A. Situation analysis
Description of the disaster
From 29 June 2016, Upper and Lower Margibi County in Liberia experienced widespread flooding, which affected more than 15,000 people (15,431) in 49 communities. Flooding started during the early morning hours following torrential rain in the northern parts of the country causing the banks of Du River in Lower Margibi and Benla Creek in Upper Margibi to overflow. Liberia has a record of floods in the last ten years and is among the wettest countries in West Africa and the world. Among the 49 communities currently affected, damage of numerous homes has been reported, and more than 10,000 people have been made homeless. It is reported that the flooding has contaminated water sources and latrines have collapsed, while pre-existing health sector weaknesses worsened by the Ebola Virus Disease (EVD) outbreak still remain and access to health care services is poor, increasing the risk of diseases following the floods. The flood-affected population are staying in public buildings (churches, mosques and schools) with limited access to sanitation, which is resulting in an increase in open defecation. The floods have also caused damage to crops (vegetables and root crops).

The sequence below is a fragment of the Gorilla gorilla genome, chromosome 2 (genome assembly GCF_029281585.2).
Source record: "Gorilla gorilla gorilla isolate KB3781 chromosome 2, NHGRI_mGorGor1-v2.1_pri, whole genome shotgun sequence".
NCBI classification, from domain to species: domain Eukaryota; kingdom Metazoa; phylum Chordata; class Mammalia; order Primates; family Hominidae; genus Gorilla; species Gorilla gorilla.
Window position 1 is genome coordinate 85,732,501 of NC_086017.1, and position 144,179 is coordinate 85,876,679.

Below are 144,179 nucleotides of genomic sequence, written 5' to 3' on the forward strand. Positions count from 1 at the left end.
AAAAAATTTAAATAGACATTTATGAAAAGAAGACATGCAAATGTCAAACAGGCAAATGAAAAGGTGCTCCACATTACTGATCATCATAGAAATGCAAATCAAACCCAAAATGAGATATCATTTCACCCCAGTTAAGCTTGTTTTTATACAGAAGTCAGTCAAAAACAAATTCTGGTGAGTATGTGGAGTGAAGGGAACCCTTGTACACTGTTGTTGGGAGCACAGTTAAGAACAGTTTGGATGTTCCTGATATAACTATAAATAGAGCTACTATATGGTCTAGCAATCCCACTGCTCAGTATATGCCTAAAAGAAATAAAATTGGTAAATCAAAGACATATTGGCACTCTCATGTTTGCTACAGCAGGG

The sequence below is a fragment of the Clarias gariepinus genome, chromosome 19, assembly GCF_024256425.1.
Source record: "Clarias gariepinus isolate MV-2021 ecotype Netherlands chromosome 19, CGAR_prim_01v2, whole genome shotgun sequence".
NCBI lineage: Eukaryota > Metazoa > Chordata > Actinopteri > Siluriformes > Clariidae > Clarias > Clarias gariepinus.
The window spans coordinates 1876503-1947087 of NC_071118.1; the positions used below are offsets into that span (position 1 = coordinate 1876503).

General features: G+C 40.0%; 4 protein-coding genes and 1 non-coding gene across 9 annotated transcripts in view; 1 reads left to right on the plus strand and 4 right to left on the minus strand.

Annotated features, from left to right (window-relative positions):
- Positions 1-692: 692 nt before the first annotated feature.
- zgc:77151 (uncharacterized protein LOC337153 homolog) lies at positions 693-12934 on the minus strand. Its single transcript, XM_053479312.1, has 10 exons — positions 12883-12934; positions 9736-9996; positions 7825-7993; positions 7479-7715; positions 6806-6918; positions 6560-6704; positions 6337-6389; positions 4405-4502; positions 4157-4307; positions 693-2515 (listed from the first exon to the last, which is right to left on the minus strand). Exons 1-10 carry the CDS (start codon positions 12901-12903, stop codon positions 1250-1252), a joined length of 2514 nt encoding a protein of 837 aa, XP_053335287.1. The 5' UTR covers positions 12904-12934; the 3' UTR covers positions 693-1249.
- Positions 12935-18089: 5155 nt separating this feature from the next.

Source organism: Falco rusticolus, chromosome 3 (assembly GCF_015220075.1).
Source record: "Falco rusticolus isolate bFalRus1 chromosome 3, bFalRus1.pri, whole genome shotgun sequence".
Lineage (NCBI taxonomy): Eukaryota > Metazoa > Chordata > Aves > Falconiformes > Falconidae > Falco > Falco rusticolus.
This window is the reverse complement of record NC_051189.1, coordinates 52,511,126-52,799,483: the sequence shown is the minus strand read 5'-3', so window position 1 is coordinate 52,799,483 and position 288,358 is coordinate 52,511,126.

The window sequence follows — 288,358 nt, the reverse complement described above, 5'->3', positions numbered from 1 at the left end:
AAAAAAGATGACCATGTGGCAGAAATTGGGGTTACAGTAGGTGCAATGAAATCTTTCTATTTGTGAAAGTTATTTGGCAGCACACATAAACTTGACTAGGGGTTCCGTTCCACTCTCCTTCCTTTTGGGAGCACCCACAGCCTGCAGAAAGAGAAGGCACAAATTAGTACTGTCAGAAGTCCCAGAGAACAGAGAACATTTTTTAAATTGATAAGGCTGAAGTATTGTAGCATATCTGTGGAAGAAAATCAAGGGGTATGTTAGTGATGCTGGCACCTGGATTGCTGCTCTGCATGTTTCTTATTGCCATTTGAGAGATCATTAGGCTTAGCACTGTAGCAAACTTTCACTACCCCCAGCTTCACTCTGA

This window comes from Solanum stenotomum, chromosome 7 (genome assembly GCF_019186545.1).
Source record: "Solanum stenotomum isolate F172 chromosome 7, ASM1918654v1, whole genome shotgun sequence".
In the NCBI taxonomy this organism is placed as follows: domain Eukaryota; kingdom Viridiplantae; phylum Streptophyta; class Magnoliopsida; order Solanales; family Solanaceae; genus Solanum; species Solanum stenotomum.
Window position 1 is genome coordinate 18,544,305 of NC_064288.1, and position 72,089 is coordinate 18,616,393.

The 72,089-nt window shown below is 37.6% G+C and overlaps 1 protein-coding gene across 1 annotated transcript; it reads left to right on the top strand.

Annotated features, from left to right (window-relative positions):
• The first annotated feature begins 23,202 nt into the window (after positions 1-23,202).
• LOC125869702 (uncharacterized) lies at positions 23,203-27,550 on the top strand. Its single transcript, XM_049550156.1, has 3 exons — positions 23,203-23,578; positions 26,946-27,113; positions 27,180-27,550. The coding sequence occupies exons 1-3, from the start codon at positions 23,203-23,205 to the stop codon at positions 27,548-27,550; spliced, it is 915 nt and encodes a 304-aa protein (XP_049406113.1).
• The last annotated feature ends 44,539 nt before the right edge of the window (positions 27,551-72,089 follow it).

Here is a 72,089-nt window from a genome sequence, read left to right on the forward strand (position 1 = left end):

As of 8 July, the flooding had not receded and the water table continued to rise. Meteorological forecasts indicate that the rains will continue with the number of people affected expected to increase and affect Margibi and also Montserrado (including the capital of Monrovia).